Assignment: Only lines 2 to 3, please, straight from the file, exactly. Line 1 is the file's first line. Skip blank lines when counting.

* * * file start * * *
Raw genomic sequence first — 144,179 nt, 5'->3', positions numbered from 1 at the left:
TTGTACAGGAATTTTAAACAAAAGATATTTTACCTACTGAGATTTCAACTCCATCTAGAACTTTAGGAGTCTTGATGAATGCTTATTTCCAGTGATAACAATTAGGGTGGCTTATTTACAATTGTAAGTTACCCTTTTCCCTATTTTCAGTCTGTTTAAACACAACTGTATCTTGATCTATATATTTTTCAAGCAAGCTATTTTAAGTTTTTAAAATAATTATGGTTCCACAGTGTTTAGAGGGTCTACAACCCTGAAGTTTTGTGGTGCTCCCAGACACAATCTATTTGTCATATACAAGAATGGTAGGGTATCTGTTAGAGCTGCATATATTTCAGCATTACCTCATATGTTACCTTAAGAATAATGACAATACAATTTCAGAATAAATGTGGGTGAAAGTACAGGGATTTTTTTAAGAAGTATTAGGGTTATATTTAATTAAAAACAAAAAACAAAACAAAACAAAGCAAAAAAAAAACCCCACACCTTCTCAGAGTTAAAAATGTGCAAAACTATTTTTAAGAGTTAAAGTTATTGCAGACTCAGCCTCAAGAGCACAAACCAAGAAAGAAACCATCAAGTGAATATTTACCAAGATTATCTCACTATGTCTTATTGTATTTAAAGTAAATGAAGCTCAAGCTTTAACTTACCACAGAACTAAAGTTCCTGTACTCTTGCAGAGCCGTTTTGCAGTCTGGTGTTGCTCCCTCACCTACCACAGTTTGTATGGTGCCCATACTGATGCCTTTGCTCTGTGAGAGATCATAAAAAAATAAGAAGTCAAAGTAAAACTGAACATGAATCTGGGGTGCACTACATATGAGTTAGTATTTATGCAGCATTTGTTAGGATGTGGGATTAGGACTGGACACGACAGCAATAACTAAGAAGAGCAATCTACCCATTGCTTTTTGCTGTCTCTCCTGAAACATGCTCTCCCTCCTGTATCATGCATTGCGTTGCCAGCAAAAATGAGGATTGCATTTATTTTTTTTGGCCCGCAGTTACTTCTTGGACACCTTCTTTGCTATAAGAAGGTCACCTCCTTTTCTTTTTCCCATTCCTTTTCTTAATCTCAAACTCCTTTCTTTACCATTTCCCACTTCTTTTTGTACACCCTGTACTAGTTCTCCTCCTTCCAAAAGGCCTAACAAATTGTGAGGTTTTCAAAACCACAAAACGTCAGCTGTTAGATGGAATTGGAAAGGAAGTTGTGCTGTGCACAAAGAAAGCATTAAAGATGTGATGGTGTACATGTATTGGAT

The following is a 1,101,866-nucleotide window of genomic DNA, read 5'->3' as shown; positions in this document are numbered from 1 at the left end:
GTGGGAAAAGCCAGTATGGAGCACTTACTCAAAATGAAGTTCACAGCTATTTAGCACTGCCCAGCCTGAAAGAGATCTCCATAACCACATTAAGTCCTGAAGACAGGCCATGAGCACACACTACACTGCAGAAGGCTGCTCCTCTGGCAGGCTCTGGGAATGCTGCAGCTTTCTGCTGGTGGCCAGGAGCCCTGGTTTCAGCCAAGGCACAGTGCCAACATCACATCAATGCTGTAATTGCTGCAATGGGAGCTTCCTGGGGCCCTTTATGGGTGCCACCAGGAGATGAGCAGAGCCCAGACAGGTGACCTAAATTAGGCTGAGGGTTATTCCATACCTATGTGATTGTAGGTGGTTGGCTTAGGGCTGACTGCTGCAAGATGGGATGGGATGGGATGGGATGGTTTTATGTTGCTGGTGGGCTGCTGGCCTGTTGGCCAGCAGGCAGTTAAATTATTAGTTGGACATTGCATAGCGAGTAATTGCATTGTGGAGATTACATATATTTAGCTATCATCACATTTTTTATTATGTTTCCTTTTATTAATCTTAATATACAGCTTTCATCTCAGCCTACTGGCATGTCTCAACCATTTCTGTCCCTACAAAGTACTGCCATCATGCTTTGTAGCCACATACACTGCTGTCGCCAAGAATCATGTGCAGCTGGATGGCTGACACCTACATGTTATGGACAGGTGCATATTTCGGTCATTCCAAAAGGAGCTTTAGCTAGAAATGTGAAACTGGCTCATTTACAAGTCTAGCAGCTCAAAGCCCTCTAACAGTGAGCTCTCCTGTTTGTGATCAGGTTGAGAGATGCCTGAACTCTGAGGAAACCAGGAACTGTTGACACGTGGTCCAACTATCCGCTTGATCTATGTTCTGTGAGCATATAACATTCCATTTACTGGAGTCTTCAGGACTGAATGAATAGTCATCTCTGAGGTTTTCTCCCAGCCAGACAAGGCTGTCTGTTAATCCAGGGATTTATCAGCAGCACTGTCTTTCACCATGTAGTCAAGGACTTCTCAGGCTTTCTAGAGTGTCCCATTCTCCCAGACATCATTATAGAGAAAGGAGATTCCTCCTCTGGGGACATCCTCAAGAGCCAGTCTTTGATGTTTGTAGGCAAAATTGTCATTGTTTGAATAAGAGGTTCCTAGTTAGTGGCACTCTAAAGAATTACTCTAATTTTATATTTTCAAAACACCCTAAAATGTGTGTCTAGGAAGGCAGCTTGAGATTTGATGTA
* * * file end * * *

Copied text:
TTGTACAGGAATTTTAAACAAAAGATATTTTACCTACTGAGATTTCAACTCCATCTAGAACTTTAGGAGTCTTGATGAATGCTTATTTCCAGTGATAACAATTAGGGTGGCTTATTTACAATTGTAAGTTACCCTTTTCCCTATTTTCAGTCTGTTTAAACACAACTGTATCTTGATCTATATATTTTTCAAGCAAGCTATTTTAAGTTTTTAAAATAATTATGGTTCCACAGTGTTTAGAGGGTCTACAACCCTGAAGTTTTGTGGTGCTCCCAGACACAATCTATTTGTCATATACAAGAATGGTAGGGTATCTGTTAGAGCTGCATATATTTCAGCATTACCTCATATGTTACCTTAAGAATAATGACAATACAATTTCAGAATAAATGTGGGTGAAAGTACAGGGATTTTTTTAAGAAGTATTAGGGTTATATTTAATTAAAAACAAAAAACAAAACAAAACAAAGCAAAAAAAAAACCCCACACCTTCTCAGAGTTAAAAATGTGCAAAACTATTTTTAAGAGTTAAAGTTATTGCAGACTCAGCCTCAAGAGCACAAACCAAGAAAGAAACCATCAAGTGAATATTTACCAAGATTATCTCACTATGTCTTATTGTATTTAAAGTAAATGAAGCTCAAGCTTTAACTTACCACAGAACTAAAGTTCCTGTACTCTTGCAGAGCCGTTTTGCAGTCTGGTGTTGCTCCCTCACCTACCACAGTTTGTATGGTGCCCATACTGATGCCTTTGCTCTGTGAGAGATCATAAAAAAATAAGAAGTCAAAGTAAAACTGAACATGAATCTGGGGTGCACTACATATGAGTTAGTATTTATGCAGCATTTGTTAGGATGTGGGATTAGGACTGGACACGACAGCAATAACTAAGAAGAGCAATCTACCCATTGCTTTTTGCTGTCTCTCCTGAAACATGCTCTCCCTCCTGTATCATGCATTGCGTTGCCAGCAAAAATGAGGATTGCATTTATTTTTTTTGGCCCGCAGTTACTTCTTGGACACCTTCTTTGCTATAAGAAGGTCACCTCCTTTTCTTTTTCCCATTCCTTTTCTTAATCTCAAACTCCTTTCTTTACCATTTCCCACTTCTTTTTGTACACCCTGTACTAGTTCTCCTCCTTCCAAAAGGCCTAACAAATTGTGAGGTTTTCAAAACCACAAAACGTCAGCTGTTAGATGGAATTGGAAAGGAAGTTGTGCTGTGCACAAAGAAAGCATTAAAGATGTGATGGTGTACATGTATTGGAT

The following is a 1,101,866-nucleotide window of genomic DNA, read 5'->3' as shown; positions in this document are numbered from 1 at the left end: